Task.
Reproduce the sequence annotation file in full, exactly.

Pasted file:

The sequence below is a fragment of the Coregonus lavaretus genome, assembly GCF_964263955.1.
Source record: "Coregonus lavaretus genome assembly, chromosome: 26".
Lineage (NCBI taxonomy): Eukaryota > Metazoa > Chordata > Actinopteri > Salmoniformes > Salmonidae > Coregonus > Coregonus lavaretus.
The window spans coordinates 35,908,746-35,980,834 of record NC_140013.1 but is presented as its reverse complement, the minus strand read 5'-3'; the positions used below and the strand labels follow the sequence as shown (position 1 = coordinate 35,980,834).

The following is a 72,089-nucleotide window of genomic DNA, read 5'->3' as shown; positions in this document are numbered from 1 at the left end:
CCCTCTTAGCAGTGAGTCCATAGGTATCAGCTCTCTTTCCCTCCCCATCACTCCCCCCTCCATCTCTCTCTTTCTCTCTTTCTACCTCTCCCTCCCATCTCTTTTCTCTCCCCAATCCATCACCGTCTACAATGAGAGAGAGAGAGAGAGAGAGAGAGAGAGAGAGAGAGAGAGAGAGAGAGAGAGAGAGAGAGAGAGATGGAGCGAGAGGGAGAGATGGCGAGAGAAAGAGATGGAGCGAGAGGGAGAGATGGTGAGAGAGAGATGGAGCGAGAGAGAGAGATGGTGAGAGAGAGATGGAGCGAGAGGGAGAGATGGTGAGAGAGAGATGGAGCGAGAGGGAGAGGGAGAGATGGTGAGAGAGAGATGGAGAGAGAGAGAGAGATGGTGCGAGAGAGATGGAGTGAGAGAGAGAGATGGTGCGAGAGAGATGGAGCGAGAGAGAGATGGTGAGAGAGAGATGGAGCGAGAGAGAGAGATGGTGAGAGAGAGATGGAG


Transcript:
The sequence below is a fragment of the Coregonus lavaretus genome, assembly GCF_964263955.1.
Source record: "Coregonus lavaretus genome assembly, chromosome: 26".
Lineage (NCBI taxonomy): Eukaryota > Metazoa > Chordata > Actinopteri > Salmoniformes > Salmonidae > Coregonus > Coregonus lavaretus.
The window spans coordinates 35,908,746-35,980,834 of record NC_140013.1 but is presented as its reverse complement, the minus strand read 5'-3'; the positions used below and the strand labels follow the sequence as shown (position 1 = coordinate 35,980,834).

The following is a 72,089-nucleotide window of genomic DNA, read 5'->3' as shown; positions in this document are numbered from 1 at the left end:
CCCTCTTAGCAGTGAGTCCATAGGTATCAGCTCTCTTTCCCTCCCCATCACTCCCCCCTCCATCTCTCTCTTTCTCTCTTTCTACCTCTCCCTCCCATCTCTTTTCTCTCCCCAATCCATCACCGTCTACAATGAGAGAGAGAGAGAGAGAGAGAGAGAGAGAGAGAGAGAGAGAGAGAGAGAGAGAGAGAGAGAGAGATGGAGCGAGAGGGAGAGATGGCGAGAGAAAGAGATGGAGCGAGAGGGAGAGATGGTGAGAGAGAGATGGAGCGAGAGAGAGAGATGGTGAGAGAGAGATGGAGCGAGAGGGAGAGATGGTGAGAGAGAGATGGAGCGAGAGGGAGAGGGAGAGATGGTGAGAGAGAGATGGAGAGAGAGAGAGAGATGGTGCGAGAGAGATGGAGTGAGAGAGAGAGATGGTGCGAGAGAGATGGAGCGAGAGAGAGATGGTGAGAGAGAGATGGAGCGAGAGAGAGAGATGGTGAGAGAGAGATGGAG